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Greetings all,

In the recent cold snap here in the Northeast (3 or 4 days between 5 and -5 degrees F) and after three or four days of not driving it, I went to use it and the car was about 1/2" off the front tires. The car displayed an ECS error. I had it brought to the dealer which they had some difficulty in diagnosing based on the labor charge. In reading the mechanic's notes when I went to pay the bill, I was shocked that the problem appeared to be a blown fuse, which he checked last after what appears to me to be a fairly exhaustive diagnostic procedure. The original bill for this fuse repair was over $500.

My question is that based on the notes (attached and deidentified lol) would it not have made more sense to check the fuse first, and then look to see if there were problems that caused the fuse to blow, rather than check everything first and then realize the fuse was blown?

I appreciate your responses. I do not pretend to be an expert, my car troubleshooting skills ended about 25 years ago - lol.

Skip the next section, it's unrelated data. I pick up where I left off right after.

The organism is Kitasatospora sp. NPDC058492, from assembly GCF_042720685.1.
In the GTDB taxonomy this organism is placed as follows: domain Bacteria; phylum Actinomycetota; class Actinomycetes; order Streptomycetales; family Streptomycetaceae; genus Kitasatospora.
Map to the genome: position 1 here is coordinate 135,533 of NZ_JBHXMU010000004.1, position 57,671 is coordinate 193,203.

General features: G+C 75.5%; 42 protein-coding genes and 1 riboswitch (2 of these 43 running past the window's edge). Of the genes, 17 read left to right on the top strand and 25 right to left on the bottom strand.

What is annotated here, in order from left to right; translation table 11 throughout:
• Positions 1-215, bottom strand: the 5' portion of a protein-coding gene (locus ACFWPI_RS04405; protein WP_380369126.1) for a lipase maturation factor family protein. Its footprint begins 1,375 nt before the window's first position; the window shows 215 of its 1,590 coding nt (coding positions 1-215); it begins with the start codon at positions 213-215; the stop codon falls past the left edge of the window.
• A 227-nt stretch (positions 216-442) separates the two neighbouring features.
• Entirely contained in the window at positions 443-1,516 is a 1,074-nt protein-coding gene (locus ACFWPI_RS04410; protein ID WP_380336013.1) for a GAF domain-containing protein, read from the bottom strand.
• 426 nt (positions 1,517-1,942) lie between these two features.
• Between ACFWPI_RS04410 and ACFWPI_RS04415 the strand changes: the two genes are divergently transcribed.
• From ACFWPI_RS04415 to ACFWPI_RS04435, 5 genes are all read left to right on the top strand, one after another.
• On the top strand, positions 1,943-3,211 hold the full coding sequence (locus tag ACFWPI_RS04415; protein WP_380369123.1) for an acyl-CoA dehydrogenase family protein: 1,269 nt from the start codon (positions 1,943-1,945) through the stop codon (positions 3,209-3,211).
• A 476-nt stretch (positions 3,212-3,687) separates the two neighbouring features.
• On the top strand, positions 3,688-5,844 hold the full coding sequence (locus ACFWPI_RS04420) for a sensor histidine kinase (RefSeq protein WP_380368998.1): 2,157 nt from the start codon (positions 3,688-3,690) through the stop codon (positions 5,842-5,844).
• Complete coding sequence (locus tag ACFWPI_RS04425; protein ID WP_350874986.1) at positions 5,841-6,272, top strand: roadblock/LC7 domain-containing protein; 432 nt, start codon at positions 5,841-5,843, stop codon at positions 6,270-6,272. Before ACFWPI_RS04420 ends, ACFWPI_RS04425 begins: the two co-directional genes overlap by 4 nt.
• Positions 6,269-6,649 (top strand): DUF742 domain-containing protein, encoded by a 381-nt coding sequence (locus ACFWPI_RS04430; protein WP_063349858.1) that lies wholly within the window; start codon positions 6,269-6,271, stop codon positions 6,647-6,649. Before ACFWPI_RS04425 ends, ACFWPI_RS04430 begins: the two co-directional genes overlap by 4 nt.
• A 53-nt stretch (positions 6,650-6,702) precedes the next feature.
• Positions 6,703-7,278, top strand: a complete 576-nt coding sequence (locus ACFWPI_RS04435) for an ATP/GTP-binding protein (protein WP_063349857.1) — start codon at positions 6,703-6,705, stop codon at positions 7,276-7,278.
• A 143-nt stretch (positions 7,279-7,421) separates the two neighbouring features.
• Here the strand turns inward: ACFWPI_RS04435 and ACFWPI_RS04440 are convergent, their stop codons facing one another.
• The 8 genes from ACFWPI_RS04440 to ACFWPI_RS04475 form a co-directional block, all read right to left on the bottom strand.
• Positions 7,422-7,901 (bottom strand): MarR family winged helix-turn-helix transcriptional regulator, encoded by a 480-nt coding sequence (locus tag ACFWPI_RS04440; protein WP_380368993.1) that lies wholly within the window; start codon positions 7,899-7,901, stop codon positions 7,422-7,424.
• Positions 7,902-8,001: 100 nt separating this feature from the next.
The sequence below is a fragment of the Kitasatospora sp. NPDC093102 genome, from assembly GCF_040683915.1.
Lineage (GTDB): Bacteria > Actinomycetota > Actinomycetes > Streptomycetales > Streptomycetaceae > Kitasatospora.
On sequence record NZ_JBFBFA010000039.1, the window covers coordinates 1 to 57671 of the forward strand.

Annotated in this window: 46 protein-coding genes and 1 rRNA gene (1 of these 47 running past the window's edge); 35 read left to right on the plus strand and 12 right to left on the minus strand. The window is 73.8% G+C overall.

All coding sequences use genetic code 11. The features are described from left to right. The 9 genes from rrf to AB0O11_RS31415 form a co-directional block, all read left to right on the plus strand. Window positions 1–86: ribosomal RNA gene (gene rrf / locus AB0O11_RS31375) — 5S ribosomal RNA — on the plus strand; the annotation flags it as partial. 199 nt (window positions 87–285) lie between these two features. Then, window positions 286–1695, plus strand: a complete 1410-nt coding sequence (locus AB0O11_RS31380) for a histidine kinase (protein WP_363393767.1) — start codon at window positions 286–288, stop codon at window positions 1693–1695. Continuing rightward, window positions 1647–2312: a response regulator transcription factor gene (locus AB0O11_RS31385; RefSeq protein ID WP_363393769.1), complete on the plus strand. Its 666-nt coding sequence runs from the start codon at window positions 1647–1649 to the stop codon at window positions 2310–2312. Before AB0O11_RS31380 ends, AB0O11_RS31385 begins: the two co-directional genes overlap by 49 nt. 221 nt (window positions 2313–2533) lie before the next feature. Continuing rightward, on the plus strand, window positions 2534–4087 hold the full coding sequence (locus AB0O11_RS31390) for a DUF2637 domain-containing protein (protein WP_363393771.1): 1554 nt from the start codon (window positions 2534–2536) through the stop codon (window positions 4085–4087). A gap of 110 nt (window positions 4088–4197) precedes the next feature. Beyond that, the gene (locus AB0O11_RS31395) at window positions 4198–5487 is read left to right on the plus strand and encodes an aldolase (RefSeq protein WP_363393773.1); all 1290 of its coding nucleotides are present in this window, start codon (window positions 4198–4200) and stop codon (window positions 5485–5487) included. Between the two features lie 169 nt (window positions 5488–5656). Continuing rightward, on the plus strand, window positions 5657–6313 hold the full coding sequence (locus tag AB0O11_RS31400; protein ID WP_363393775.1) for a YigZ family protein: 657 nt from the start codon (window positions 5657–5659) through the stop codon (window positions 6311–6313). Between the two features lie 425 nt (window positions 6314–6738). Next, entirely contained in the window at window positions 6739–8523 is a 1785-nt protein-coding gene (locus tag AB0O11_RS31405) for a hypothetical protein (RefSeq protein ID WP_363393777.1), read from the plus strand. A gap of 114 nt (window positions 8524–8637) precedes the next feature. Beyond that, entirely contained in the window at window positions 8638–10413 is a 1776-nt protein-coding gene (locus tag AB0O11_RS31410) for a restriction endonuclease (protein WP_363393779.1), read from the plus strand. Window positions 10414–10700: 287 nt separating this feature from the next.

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Greetings all,

In the recent cold snap here in the Northeast (3 or 4 days between 5 and -5 degrees F) and after three or four days of not driving it, I went to use it and the car was about 1/2" off the front tires. The car displayed an ECS error. I had it brought to the dealer which they had some difficulty in diagnosing based on the labor charge. In reading the mechanic's notes when I went to pay the bill, I was shocked that the problem appeared to be a blown fuse, which he checked last after what appears to me to be a fairly exhaustive diagnostic procedure. The original bill for this fuse repair was over $500.

My question is that based on the notes (attached and deidentified lol) would it not have made more sense to check the fuse first, and then look to see if there were problems that caused the fuse to blow, rather than check everything first and then realize the fuse was blown?

I appreciate your responses. I do not pretend to be an expert, my car troubleshooting skills ended about 25 years ago - lol.
As a former aircraft mechanic and someone who used to work on his own cars often, I'd say that checking the fuse is certainly one of the first troubleshooting steps I take. Reading the attached note, it does look like they did what they could to leak check the system and try to identify any problems that may have caused the fuse to blow in the first place, so I don't think they were just running up the tab, so to speak. That said, $500 seems a bit steep.
 
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